There is a whole array of different roofing materials out there and it can feel like a rather daunting task to pick the best one for your home. Afterall, it is the only thing that protects you and your home from the outside elements. When choosing a roof not only do you want something that is long lasting, but it should also have great curb appeal and even energy benefits.
There are so many alternatives to roofing with new materials being discovered all the time, including solar tiles, stone coated steel and green roofs. Depending on your roof structure and pitch type will also depend on what type of roof is better for you. Below is an outlined list of the most popular roof types for the UK.
Interlocking tiles are the cheapest way of covering a pitched roof. These are typically favoured by developers and supermarkets and are usually made of concrete. The tiles themselves are very large and don’t require much overlapping meaning, less are needed per square meter, and are generally easier to lay. However, this type of tile isn’t suitable on different roof shapes as much more cutting is involved which will increase costs overall.
Plain tiles offer a more traditional look and can vary in looks. These tiles can come in concrete or clay, with concrete being the cheaper alternative. Opting for the cheaper alternative may leave you with a washed-out roof after a few years as well as some unsightly weathering.
Slate roofing was very popular in the Victorian era and still continues to be for both replacement purposes and as a new roof altogether. Whilst some homes still have their original Welsh slate roofs, most slate now for the UK is imported from Spain, China or Brazil, and is more affordable. Slate can be seen on modern new builds as well as in traditional settings making it a great option when buying a new roof especially with it being a mid-priced option.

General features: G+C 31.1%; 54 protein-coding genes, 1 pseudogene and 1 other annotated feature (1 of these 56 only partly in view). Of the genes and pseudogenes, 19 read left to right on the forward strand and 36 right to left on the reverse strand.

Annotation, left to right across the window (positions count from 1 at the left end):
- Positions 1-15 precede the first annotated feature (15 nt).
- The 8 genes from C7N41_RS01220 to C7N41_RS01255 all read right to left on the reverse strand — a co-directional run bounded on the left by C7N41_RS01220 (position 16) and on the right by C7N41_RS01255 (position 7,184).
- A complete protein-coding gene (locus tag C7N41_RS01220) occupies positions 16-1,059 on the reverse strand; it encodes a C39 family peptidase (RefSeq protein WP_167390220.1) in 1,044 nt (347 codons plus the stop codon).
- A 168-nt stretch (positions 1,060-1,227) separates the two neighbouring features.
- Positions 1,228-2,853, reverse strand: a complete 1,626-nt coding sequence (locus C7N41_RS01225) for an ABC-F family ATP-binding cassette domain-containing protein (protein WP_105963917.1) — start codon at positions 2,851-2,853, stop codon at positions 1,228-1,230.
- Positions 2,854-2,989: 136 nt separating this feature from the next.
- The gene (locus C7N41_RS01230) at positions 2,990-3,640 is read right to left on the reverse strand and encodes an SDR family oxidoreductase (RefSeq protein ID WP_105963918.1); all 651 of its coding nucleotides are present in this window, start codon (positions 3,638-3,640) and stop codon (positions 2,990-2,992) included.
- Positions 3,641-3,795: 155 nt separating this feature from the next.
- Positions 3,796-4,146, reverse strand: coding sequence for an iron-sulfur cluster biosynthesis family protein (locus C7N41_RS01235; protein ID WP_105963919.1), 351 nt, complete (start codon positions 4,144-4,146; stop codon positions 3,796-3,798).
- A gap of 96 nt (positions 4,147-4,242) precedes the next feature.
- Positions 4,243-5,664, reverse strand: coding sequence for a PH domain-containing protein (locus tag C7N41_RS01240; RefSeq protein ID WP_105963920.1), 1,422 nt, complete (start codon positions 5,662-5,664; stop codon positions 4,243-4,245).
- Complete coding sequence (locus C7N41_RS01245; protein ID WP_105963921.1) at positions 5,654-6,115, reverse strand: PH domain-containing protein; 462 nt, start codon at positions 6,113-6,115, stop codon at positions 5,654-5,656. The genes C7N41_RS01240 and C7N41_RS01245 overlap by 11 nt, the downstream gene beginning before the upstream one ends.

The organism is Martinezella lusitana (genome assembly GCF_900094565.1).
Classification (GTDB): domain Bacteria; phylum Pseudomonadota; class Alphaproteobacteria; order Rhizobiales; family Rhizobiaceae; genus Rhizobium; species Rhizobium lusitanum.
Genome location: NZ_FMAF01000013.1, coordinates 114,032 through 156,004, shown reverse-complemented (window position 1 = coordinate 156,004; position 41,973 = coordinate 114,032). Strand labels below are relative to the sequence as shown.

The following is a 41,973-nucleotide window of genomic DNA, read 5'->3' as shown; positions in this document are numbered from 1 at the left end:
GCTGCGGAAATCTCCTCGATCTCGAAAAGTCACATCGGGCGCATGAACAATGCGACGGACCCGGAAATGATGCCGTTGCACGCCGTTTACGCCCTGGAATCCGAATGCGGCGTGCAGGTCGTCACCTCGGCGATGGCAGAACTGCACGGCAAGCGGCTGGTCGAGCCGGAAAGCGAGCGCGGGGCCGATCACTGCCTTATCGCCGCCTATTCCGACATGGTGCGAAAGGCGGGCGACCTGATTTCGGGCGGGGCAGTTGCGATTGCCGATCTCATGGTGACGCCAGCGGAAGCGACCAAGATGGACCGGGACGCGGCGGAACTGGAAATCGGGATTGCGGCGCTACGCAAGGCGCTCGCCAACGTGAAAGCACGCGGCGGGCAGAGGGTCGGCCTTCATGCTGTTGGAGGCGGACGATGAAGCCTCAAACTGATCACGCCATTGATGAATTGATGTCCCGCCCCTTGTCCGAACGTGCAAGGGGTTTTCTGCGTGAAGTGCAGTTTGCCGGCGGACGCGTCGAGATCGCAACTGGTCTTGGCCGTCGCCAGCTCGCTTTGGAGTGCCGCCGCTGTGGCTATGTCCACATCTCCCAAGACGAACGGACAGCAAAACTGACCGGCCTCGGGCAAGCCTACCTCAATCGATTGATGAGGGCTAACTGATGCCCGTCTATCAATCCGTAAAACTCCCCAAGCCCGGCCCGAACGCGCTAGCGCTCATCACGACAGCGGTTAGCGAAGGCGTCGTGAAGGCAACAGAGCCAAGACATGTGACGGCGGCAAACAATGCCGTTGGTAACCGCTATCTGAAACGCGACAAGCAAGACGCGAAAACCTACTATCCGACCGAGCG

Thatching is only really heard of as a restoration project however, there are still some new builds that grace a thatched roof too. Thatching wouldn’t necessarily be thought of as a replacement alternative to your current house and would usually be thought into the design of your house. Thatching is a really expensive option and requires lots of upkeep and maintenance. Only go for this option if you are prepared to part with your cash.
Metal is considered a specialised roof material. Laid in sheets, mainly of zinc and copper with lead being used for flashing around chimneys and roof junctions. Steel tiles are also available which are an alternative to concrete, clay or slate and are great in particularly windy areas.
Green roofs are generating a lot of interest with more people veering toward this option. Green or tuft roofs have been used in Scandinavia and Scotland for hundreds of years but now they are back in the limelight. Green roofs nowadays have to be built up in layers with careful attention being on the waterproofing details and the planting process has to be carefully thought through. More homeowners are opting for a green roof as it has lots of environmental benefits and is very different from your average tiled roof making homes stand out from the crowd.